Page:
On August 26, 2019, the United States Drug Enforcement Administration (“DEA”) issued a press release stating that DEA will be undertaking steps to increase access to DEA registrations required under federal law to cultivate and/or manufacture marijuana for research purposes. In making this announcement, DEA noted a recent increase in the total number of individuals registered with DEA to conduct marijuana-related research and corresponding increased demands for supply of marijuana for research purposes. DEA also issued a notice stating that it has received and is in the process of reviewing applications on behalf of thirty-three (33) applicants for registrations to cultivate and/or manufacture marijuana for research purposes. Some of these applications date back to 2016, despite a federal statute that requires DEA to respond to such applications within ninety (90) days.
Of note, the term “marijuana” is used because marijuana remains illegal under the federal Controlled Substances Act (“CSA”) whereas cannabis generally is no longer entirely within the purview of the CSA. DEA’s press release specifically noted that cultivation of, and research related to, hemp, defined as cannabis plant material containing no more than three-tenths of one percent (0.3%) delta-9 tetrahydrocannabinol (“THC”), does not require DEA registration because hemp was removed from the CSA by the enactment of the Agricultural Improvement Act of 2018. Accordingly, applicants with pending applications for DEA registrations that correspond only to hemp will be given the opportunity to withdraw their applications and have all application fees refunded.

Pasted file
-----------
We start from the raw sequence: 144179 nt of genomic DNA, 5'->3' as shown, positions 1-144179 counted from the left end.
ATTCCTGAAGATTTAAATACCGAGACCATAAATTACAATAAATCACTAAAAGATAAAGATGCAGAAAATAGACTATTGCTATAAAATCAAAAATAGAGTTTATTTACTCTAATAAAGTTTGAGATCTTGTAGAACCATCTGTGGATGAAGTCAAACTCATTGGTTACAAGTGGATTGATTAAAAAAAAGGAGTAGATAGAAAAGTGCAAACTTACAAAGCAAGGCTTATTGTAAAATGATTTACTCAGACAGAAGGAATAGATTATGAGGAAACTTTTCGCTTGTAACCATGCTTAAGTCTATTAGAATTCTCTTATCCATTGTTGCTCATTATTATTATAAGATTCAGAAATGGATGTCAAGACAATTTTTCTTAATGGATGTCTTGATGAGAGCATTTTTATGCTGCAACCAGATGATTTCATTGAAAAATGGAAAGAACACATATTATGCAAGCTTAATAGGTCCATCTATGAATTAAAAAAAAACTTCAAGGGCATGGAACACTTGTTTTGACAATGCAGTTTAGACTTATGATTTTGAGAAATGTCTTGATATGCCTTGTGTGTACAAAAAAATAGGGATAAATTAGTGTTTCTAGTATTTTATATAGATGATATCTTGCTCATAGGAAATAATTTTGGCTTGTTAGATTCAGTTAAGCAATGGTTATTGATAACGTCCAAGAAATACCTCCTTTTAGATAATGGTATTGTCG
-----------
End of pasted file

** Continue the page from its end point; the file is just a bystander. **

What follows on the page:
To facilitate increased access to DEA registrations, DEA will propose new regulations governing the marijuana cultivation program for scientific and medical research. The proposed regulations will be open to public comment.
DEA’s most recent press release is an encouraging move, coming on the heels of DEA’s 2016 policy statement in which DEA expressed a desire to move beyond the agency’s historical practice of only registering one cultivator, the University of Mississippi, to cultivate marijuana for research purposes under a contract with the National Institute on Drug Abuse (“NIDA”). NIDA also recently issued a notice on expanding the scope of agency’s cannabis research, encouraging the submission of applications for marijuana-related studies on thirteen new research objectives.
Both of these recent statements from DEA and NIDA come against the backdrop of a lawsuit filed against the DEA by Scottsdale Research Institute (“SRI”) in which SRI accused DEA of failing to review or even acknowledge SRI’s application to cultivate marijuana for research purposes. Instructed to respond to the lawsuit by the U.S. Court of Appeals for the D.C. Circuit before August 28, 2019, the DEA’s announcement came within just two days of the court-ordered deadline. Whether DEA’s issuance of the press release and notice will render the lawsuit moot remains to be seen. DEA and NIDA have both been repeatedly criticized for failing to facilitate, if not actively obstructing, cannabis-related research.
If you conduct, or wish to conduct, marijuana-related research or are interested in cultivating and/or manufacturing marijuana for research purposes, we encourage you to contact The Rodman Law Group.